About The Solidarity Project
In 2005 SafeNet and community and parish members of Santa Barbara, California, joined to form The Solidarity Project. This endeavor strove to create a place on the grounds of Old Mission Santa Barbara , and next door to St. Anthony's Seminary (SAS), that acknowledged and honored all who were hurt by the sexual abuse crisis. Moreover, it aimed to focus attention on individual and community healing.
The steering committee for the project included, Clement Krause, SAS alumnus, former friar, and St. Barbara parishioner; Angelica Jochim, Pastoral Outreach Coordinator and survivor advocate for the Franciscan Province; Kathleen Strittmatter, St. Barbara parishioner and Voice of the Faithful member; Paul Fericano, SAS alumnus, survivor, and SafeNet co-founder; and Jack Clark Robinson, O.F.M., friar, friend, and scholar.
The advisory committee for the project included, Alberic Smith, O.F.M, former guardian of Mission Santa Barbara, SAS alumnus, and a secondary survivor; John McCord, SAS alumnus, survivor, and SafeNet co-founder; Richard Juzix, O.F.M., former pastor of St. Barbara Parish and SAS alumnus; and Robert Alderette, SAS alumnus.
With the support in 2006 of Alberic Smith, O.F.M., Guardian of the Old Mission, and Richard Juzix, O.F.M., Pastor of St. Barbara Parish, the proposed site for the project was approved. The project included the placement of two plaques, one embedded in a rock and the other on a bench where people could sit, talk, and reflect. As a powerful symbol of unity, the chosen bench was one of the old athletic benches that former Franciscan Brother Clem Wehe built for the students at St. Anthony's Seminary in the early fifties. Using plank wood which he painted "Santa Barbara Blue," Clem fashioned and welded the steel bench supports from old bed frames taken from the attic of the freshman dormitory ("The Barn").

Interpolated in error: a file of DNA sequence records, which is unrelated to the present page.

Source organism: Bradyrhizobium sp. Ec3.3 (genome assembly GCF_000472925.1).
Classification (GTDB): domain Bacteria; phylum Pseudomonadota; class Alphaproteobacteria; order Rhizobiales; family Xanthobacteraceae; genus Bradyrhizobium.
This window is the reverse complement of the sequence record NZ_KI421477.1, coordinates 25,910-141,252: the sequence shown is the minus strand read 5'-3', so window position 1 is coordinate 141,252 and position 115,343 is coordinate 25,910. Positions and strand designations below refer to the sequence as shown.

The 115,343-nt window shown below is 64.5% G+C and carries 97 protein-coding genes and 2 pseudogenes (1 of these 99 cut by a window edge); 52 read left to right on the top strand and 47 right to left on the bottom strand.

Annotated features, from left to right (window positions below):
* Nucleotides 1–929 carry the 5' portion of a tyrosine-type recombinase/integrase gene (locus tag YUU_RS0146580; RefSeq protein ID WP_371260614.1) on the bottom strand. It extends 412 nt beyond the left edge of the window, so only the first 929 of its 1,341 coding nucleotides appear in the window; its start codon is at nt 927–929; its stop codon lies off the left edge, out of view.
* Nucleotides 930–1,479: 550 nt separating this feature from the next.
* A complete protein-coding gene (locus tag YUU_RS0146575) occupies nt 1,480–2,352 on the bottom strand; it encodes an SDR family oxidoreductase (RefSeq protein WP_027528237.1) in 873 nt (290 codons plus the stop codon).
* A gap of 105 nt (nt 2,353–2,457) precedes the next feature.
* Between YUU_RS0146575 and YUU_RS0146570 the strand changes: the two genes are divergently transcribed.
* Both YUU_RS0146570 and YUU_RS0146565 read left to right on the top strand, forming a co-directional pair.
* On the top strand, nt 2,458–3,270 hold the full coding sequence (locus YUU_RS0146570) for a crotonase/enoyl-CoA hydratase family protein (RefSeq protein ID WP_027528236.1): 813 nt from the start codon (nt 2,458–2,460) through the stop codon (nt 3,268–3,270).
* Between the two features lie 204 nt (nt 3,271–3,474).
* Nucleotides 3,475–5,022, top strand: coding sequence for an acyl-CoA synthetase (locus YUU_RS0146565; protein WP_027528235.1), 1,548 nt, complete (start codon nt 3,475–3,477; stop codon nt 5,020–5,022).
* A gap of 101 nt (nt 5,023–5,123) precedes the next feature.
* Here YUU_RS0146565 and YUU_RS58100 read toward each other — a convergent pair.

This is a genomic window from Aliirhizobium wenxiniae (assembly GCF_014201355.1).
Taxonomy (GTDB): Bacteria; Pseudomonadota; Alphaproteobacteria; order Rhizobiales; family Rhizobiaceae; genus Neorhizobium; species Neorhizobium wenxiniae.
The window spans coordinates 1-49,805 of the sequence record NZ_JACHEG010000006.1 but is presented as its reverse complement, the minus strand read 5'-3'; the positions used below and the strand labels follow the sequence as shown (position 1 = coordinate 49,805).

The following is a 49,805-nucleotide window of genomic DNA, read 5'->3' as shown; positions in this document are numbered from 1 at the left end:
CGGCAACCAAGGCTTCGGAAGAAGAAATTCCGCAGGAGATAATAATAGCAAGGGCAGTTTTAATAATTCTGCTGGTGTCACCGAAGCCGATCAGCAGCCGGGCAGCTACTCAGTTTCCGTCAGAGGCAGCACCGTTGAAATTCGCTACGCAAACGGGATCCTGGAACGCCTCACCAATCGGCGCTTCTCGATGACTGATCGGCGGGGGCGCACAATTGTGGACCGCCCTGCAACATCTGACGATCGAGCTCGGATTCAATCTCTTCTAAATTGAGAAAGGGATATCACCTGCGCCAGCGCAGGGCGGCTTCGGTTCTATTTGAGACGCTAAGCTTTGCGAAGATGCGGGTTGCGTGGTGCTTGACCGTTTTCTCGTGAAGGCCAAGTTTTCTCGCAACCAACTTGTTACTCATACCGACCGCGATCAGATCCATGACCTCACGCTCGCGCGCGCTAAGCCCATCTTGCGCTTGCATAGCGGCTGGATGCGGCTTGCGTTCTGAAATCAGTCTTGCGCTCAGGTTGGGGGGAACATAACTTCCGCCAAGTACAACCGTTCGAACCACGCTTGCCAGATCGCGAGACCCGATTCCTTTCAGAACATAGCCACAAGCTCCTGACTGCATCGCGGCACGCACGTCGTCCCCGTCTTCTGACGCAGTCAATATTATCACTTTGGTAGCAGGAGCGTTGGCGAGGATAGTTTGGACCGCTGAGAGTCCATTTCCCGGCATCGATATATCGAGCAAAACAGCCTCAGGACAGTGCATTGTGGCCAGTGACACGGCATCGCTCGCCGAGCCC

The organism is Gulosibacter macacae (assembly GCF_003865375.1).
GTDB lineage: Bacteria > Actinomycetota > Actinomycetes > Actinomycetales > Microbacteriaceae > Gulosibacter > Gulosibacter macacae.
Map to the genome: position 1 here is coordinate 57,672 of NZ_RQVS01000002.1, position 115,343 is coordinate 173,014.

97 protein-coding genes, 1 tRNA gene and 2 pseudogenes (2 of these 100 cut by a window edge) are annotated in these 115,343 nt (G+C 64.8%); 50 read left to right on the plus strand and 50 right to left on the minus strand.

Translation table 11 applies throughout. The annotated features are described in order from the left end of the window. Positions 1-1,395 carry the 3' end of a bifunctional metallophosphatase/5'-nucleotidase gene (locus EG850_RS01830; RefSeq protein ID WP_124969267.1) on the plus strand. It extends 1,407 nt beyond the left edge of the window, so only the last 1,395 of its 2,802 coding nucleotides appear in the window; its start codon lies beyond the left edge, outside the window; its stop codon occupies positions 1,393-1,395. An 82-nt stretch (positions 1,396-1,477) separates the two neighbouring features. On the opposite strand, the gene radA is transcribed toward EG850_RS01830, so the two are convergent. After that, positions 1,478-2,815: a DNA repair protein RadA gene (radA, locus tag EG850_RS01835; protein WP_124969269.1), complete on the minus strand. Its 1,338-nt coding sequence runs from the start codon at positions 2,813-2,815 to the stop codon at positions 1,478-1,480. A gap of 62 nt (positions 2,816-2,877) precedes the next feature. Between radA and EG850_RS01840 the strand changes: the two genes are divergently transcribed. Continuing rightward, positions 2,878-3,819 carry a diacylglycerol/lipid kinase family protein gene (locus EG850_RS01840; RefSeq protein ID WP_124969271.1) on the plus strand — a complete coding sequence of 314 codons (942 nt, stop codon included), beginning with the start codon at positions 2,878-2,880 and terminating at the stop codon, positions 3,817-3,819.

Negotiations with the new owners of the seminary to secure the bench for this project continued for more than three years. With the sad and unexpected news in June, 2009, that Clem had been diagnosed with terminal cancer and was given only a few months to live, talks moved more rapidly. On July 9, 2009, one of the athletic benches was finally transferred from the property at St. Anthony's Seminary to the Old Mission grounds.
The bench and rock are now located on a space that is situated approximately 300 feet from the Mission Renewal entrance in a peaceful area on the grass and under the trees, and adjacent to the Garden Street entrance/road shared by the Old Mission and St. Anthony's Seminary.
Two commemorative plaques have been designed for the site. The plaque on the rock honors everyone wounded by the sexual abuse crisis and is next to the bench. The plaque on the bench honors Clem Wehe's contribution.
The text for the plaque on the rock reads:
"From 1896 until 1987, Saint Anthony’s Seminary located next door nurtured and prepared hundreds of boys for the priesthood. There was great joy on this campus as well as great sorrow. With this dedication we celebrate the good and acknowledge the pain of those who were abused there -- a pain shared by their families, schoolmates, the friars, and the community. This bench and stone are symbols of our committment to the healing process and our will to reconcile our past with hope for the future. We embrace and honor all our memories."
The text for the plaque on the bench reads:
"This athletic bench was built in 1954 by former Franciscan Brother Clem Wehe, OFM, who was a handyman and a friend to hundreds of boys who attended St. Anthony's Seminary. Over the years many students and faculty members sat on this bench cheering for their teams, talking with each other, and spending time in quiet reflection. We invite all who sit here to hold this memory with us."
The Solidarity Memorial bench and plaque were officially dedicated on Saturday, July 18, 2009. The Solidarity Memorial rock and plaque were officially dedicated on Saturday, July 9, 2011.